Jess Pryles

Char Grilled Chile Lime Wings

chile lime wings
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Zesty and tangy with just the right amount of heat, these citrus spiked chile wings get a char grilled boost of flavor.

Have you ever tried the magical Mexican seasoning Tajin? I happened to consume a great deal of it recently on a trip to Cabo, mainly via the Tajin-crusted rims of the many, many Micheladas that were imbibed. It’s a tangy and salt chili seasoning with an extreme sour note. It definitely inspired me to create these chile lime wings, which I think are the perfect balance of earthy chile and sour lime. So why not just use Tajin, you say? Well, two reasons. 1) That would be lazy as heck. 2) While Tajin is great for cocktails, it’s a little too concentrated and sour to use as seasoning.

Challenge to recreate the same flavors but with a profile suited to chicken wings – ACCEPTED!

chile lime chicken wings with tangy spice

There’s no need to be nervous about cooking chicken correctly, particularly when you have what I consider to be the single most important tool for a meat cook – a great thermometer. I use a Thermapen, which offers precisely calibrated and near-instant readings.  Most importantly, it allows me to know when my chicken has reached the exact safe temperature of 165f. No more guess work. Truth be told, you can actually remove your wings from the grill when they start reading around 161-162f, as they will continue to climb in temperature from residual heat.

The resounding positive comments from my test tasters combined with a completely empty platter at the end of the tasting confirm this recipe to be a raging success. It’s also highly customizable in terms of spice – if you like your wings hot, just increase the amount of cayenne. If you follow the original recipe, you’ll find it well balanced and flavorful, but not too hot for those who are a little scared of spice.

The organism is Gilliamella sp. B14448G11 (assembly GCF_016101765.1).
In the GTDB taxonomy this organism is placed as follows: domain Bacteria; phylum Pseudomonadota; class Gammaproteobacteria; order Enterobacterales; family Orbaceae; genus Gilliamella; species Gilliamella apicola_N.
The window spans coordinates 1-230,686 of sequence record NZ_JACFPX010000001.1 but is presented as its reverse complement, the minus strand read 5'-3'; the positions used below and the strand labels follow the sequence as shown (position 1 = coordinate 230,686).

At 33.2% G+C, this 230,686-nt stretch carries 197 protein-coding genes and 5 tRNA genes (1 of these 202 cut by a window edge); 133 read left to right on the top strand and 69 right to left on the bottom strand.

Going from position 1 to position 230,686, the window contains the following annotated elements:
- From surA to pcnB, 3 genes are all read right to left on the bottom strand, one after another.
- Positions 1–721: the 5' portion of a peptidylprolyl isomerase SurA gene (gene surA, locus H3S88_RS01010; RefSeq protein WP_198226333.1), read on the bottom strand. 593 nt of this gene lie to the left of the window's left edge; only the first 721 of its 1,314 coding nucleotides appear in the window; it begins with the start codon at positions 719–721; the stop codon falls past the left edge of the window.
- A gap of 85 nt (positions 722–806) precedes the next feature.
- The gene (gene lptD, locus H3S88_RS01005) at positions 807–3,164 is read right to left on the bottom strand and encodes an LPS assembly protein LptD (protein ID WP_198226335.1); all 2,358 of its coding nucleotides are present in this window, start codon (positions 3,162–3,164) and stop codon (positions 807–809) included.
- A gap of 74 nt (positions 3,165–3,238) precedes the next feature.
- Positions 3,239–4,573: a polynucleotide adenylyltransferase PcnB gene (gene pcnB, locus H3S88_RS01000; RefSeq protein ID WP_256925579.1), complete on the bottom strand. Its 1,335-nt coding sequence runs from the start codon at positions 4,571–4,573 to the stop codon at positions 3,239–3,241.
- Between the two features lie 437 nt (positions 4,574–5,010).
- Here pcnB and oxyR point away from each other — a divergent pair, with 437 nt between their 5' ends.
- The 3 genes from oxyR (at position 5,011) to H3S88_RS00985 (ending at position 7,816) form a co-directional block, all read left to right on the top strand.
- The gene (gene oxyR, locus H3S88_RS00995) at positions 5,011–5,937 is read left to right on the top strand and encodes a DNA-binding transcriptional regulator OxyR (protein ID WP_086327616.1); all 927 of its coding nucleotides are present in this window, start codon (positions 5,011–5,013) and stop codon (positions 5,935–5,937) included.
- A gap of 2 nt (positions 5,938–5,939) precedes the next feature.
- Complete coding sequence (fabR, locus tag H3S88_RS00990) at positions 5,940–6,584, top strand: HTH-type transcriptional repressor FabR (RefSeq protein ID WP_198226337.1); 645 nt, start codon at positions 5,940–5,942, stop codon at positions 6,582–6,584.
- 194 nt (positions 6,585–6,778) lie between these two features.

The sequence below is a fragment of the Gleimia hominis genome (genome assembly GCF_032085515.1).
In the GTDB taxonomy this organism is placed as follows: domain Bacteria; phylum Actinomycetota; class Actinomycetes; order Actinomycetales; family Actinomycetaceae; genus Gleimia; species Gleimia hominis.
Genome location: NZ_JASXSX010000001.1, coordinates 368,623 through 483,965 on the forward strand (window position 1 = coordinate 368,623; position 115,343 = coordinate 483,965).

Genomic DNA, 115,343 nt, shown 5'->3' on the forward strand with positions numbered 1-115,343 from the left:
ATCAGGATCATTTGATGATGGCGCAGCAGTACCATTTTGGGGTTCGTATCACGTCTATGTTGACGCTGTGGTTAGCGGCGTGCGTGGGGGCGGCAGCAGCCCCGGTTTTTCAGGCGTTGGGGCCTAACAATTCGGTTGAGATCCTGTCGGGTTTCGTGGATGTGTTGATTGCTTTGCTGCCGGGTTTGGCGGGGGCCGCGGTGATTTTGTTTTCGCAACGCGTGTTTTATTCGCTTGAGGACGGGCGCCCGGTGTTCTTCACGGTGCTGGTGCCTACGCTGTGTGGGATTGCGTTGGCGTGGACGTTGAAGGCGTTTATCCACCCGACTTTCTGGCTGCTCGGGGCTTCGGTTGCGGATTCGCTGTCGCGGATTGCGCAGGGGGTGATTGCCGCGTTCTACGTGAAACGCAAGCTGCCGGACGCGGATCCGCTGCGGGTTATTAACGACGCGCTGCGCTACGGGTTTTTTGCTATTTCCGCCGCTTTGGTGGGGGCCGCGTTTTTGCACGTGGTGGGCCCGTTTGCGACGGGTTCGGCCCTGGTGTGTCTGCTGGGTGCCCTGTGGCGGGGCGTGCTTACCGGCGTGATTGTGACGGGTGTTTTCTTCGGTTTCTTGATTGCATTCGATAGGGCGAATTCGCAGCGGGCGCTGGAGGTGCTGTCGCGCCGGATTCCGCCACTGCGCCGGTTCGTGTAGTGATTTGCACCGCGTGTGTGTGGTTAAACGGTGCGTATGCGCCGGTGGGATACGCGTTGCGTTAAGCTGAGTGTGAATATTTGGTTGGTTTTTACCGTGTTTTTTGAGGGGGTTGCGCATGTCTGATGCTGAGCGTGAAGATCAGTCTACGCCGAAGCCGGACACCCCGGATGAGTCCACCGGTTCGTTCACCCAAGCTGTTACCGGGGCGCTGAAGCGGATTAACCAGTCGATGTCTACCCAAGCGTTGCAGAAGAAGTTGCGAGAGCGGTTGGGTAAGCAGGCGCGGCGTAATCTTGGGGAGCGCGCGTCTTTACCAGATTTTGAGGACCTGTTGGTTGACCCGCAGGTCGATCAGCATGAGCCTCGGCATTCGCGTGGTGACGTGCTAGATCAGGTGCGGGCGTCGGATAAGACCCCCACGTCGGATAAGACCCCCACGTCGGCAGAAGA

lime and chili grilled chicken wings This post contains affiliate links which help support this site.

 

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Grilled Chile Lime Chicken Wings

There are three ingredients in the recipe that are a little more unusual but really help take this recipe next level. You can easily get all these items at speciality stores or online. Sumac - a middle eastern spice that's bright and citrusy. Buy here. Citric acid - a extra punch of sour to help boost the lime flavor. Buy here. Achiote sauce - crucial for lending a deep orangey red color. I've tried a bunch of different pastes and powders, this El Yucateco sauce is the best. Buy here To set up a grill for two zone cooking, follow these instructions.

Ingredients

  • 1.5-2 lb chicken wing segments
  • 1.5 tablespoons Paprika
  • 2 teaspoons sumac (optional)
  • 1 teaspoon ancho chili powder
  • 1 teaspoon guajillo chili powder
  • 2 teaspoons kosher salt
  • 1/2 teaspoon garlic powder
  • 1 teaspoon citric acid
  • 2 tablespoons achiote paste
  • 1/2 teaspoon cayenne powder
  • 1 cup lime juice
  • FOR THE FINISHING POWDER:
  • 1 tablespoon guajillo chili powder
  • 1/2 tablespoon paprika
  • 1 tablespoon brown sugar
  • zest of two limes

Instructions

  1. For the marinade: in a large non reactive bowl combine paprika, sumac, ancho, guajillo, salt, garlic, citric acid, achiote and cayenne. Add chicken wings and toss well to coat thoroughly. Add in lime juice, then cover or seal and place in fridge for 1-2 hours.
  2. Set up a grill for two zone cooking (see above for instructions), so you have an active hot and cool zone.
  3. Discard marinade, and place wings onto the hot side of the grill to color, about 2-3 minutes per side. Once they have achieved a nice brown shade, move them to the cool side to continue cooking until they reach 165f at the thickest part, about 10-15 minutes.
  4. In a large bowl, combine finishing powder ingredients of guajillo powder, brown sugar and paprika. Place hot wings in bowl and toss to coat.
  5. Sprinkle with lime zest and serve immediately.

By

Jess Pryles is a full fledged Hardcore Carnivore. She’s a cook, author, and TV personality specializing in the field of meat, with a particular expertise in beef. She’s also a respected authority on live fire cooking and BBQ. Born in Australia, she now resides in Austin, Texas.

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